9-Re-true and polish the crankshaft journals, especially where the seals ride
10-Deburr and chamfer everything slightly, these engines are full of burrs and sharp edges.
11-chamfer and polish the edges of the ports in the cylinder
12-lap the cylinder and cylinder head to make sure they are flat
13-lightly hone all the edges of the piston rings, and check the fit in the piston.
14-De-burr the primary reduction gears, glass beading works well for this
15-Clean and relube the clutch idler bearings with high temp nlgi-3 grease
16-Bush the clutch shaft in the sprocket cover with a bronze bushing
17-Ultrasonicly clean every part (if you can) and assemble with a decent lube one the engine parts, high temp grease on everything else, and a removeable sealer on the gaskets.
18-Assemble using allen head good quality fasteners
19-Seal the excitation coil in the engine with epoxy
20-I have run blendzall 455 at a 32:1 ratio in all of mine with great results.

This probably seems like overkill, and it does take a bit of time. But boy are they reliable after that! All of the kits I bought, from various suppliers, had quite a lot of grit, dirt, metal chips, bad bearings, and all had torn crank seals. Just a good cleaning, de-burring, and hand fitting, and sealing up would make a world of difference. Anyone else gone this far to save a buck?
I just bookmarked this post for reference.

Thank you.
 

Egor

New Member
Jan 30, 2008
714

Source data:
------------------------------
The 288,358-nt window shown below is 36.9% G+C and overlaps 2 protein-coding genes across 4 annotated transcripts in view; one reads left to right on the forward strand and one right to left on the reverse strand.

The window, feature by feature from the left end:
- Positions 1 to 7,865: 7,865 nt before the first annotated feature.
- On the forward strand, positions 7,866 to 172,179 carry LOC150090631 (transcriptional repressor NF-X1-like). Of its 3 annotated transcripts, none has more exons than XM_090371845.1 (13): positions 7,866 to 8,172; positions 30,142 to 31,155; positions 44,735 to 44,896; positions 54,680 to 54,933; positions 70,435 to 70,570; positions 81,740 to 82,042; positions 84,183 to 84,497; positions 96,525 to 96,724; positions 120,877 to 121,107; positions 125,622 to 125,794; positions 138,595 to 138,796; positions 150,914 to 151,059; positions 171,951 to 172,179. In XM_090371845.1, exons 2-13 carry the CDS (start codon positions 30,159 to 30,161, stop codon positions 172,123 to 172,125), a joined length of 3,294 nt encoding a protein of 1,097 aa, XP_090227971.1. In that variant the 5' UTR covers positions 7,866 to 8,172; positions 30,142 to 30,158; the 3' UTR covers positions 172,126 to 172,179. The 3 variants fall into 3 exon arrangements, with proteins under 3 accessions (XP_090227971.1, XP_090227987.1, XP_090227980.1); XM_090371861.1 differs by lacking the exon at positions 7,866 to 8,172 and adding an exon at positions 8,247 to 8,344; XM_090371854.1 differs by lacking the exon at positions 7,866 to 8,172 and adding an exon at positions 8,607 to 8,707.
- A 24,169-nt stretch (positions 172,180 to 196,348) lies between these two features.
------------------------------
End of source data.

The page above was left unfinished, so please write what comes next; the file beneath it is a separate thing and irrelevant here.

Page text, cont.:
0
0
Hurricane Utah
Good job. I take all mine apart and have a look, but not that much attention. I finely found someone that knows about sharp edged rings on a two stroke. I found some seals that fit the engine perfectly, and the bearings are a must, mine were lumpy when turned. I do a lot of porting and I have a mod for the carb that works well. Oh I found a way to shut up the speaker affect of the right side cover, smear the inside with Silicone rubber, it will dampen the noise. I hope you enjoy this forum as much as I do. Have fun, Dave
PS: Let me know if you would like to do some porting. I would like to have someone enjoy the affects.
 

makoman1860

New Member
Jun 6, 2008
4
0
0
Good job. I take all mine apart and have a look, but not that much attention. I finely found someone that knows about sharp edged rings on a two stroke. I found some seals that fit the engine perfectly, and the bearings are a must, mine were lumpy when turned. I do a lot of porting and I have a mod for the carb that works well. Oh I found a way to shut up the speaker affect of the right side cover, smear the inside with Silicone rubber, it will dampen the noise. I hope you enjoy this forum as much as I do. Have fun, Dave
PS: Let me know if you would like to do some porting. I would like to have someone enjoy the affects.
Hey Dave,